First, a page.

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Thread: What color negative/transparency would you recommend for night photography?

  1. #1

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    What color negative/transparency would you recommend for night photography?

    What color negative or transparency film would you guys recommend for night photography in foggy/cloudy weather?

    I canít decide between Portra 160, Portra 400, Ektar 100, and Provia 100. Iíve used Ektar and Provia, but only in the daytime during cloudy/overcast weather. I donít know how these perform at night.

    Iím particularly interested in trying out one of the Portra films. That said, does Portra 160 perform better than Portra 400 for moody nighttime suburban landscapes a la Todd Hido?

    Any recommendations would be greatly appreciated.

  2. #2
    Corran's Avatar
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    Re: What color negative/transparency would you recommend for night photography?

    Do you want a high contrast image with deep shadows? Or lower contrast with easier to control / open shadows? Are you shooting under tungsten lights and want that corrected? Or looking for a daylight color balance?

    Portra would probably give you the most leeway. Ektar will give more contrast and saturation. The Provia slide film will be harder to control.

    Really depends on what you want to do. A lot of folks also like the Cinestill film for color nightscapes. I don't know if they have any 4x5 available...I still haven't shot any of mine that I got from their campaign some years ago.

    I also have a stash of old tungsten films - both Fuji T64 slide and some NPL 160 negative film. I like both. It's really fun to see the slides on a light table. But, you'll also want to consider how you'll be printing them - scanning? Traditional?
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  3. #3
    Corran's Avatar
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    Re: What color negative/transparency would you recommend for night photography?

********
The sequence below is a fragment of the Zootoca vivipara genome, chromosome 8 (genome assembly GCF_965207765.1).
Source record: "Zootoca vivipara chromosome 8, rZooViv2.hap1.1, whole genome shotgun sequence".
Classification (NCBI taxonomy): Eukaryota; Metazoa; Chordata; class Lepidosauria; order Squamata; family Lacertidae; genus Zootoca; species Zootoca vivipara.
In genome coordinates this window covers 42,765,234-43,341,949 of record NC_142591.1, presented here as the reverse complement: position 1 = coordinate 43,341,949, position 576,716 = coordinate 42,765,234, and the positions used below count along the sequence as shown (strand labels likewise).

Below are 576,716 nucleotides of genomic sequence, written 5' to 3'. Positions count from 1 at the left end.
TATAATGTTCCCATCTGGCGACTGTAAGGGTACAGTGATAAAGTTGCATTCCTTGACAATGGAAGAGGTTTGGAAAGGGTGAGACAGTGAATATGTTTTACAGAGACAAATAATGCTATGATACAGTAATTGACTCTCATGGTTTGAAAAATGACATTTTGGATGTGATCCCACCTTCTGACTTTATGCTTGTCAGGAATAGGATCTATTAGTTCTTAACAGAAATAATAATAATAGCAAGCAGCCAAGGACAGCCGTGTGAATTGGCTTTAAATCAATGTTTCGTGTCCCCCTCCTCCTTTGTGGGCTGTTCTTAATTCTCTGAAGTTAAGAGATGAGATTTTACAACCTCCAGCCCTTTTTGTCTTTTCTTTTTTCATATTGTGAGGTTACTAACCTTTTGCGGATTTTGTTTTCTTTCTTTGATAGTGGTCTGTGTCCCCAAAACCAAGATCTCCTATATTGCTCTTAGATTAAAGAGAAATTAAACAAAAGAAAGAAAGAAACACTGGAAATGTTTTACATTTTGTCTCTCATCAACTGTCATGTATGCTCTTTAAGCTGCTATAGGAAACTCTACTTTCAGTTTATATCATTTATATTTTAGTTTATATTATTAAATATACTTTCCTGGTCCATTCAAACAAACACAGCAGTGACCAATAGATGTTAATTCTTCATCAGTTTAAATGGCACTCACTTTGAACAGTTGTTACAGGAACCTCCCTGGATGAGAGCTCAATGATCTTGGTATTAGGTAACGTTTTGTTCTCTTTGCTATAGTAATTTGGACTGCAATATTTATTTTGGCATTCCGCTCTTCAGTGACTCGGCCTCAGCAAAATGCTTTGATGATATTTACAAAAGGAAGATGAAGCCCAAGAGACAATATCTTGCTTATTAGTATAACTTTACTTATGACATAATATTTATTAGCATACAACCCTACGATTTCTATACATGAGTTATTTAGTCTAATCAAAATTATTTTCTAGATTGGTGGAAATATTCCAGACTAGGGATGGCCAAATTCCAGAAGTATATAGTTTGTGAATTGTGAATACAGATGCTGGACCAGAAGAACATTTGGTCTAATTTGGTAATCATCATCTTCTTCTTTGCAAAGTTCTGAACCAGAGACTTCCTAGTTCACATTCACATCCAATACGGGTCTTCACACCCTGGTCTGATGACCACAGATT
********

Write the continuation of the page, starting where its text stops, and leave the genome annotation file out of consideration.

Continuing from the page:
From a number of years ago, two shots - one on Fuji NPL 160 and the other on Velvia 50:



    Just thought I'd post so you can see the difference. The negative film was nice and open but the colors were cold/magenta (you could possibly wrench them around more than I did here). I ended up liking the look of the daylight-balanced film. Seems more true-to-life in the carnival scene, but YMMV.
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  4. #4

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    Re: What color negative/transparency would you recommend for night photography?

    Thanks for the example, Corran. I really like both of your shots.

    For the purposes of my project I was hoping to get a look like these by Todd Hido:
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    I’d like to make large prints, so I don’t know if Portra 160 or Ektar 100 would be better choices. If anyone can give me any input on this, it would be much appreciated.

    Can anyone chime in about the difference between Portra 160 and Portra 400, save for the ISO?

  5. #5

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    Re: What color negative/transparency would you recommend for night photography?

    The lower contrast and (relatively) subdued color rendition of the Portra films will be a big help. Might as well shoot 400, you'll want all the speed you can get. I haven't shot any in ten years, so can't advise on the differences between them- which will likely be obscured by your non-daylight light sources anyway. And you'll want some good scanning skills too. I did a lot of work in the '80s shooting Vericolor type L on the streets, at night and in the daytime too. Of course the practice has changed entirely since then.

  6. #6

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    Re: What color negative/transparency would you recommend for night photography?

    Neg film will give you more latitude and better response in the shadows...

    There will be color correction involved, but you can get an idea before you burn too much film by testing the lighting on your sites with a digital camera set to daylight or tungsten and see how the colors come out... Most older streetlighting will come out greenish or blueish or tan, but you can camera filter generally for florescent lighting and see where you end up...

    Expect a strong color key like those examples...

    Steve K

  7. #7
    Andrej Gregov
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    Re: What color negative/transparency would you recommend for night photography?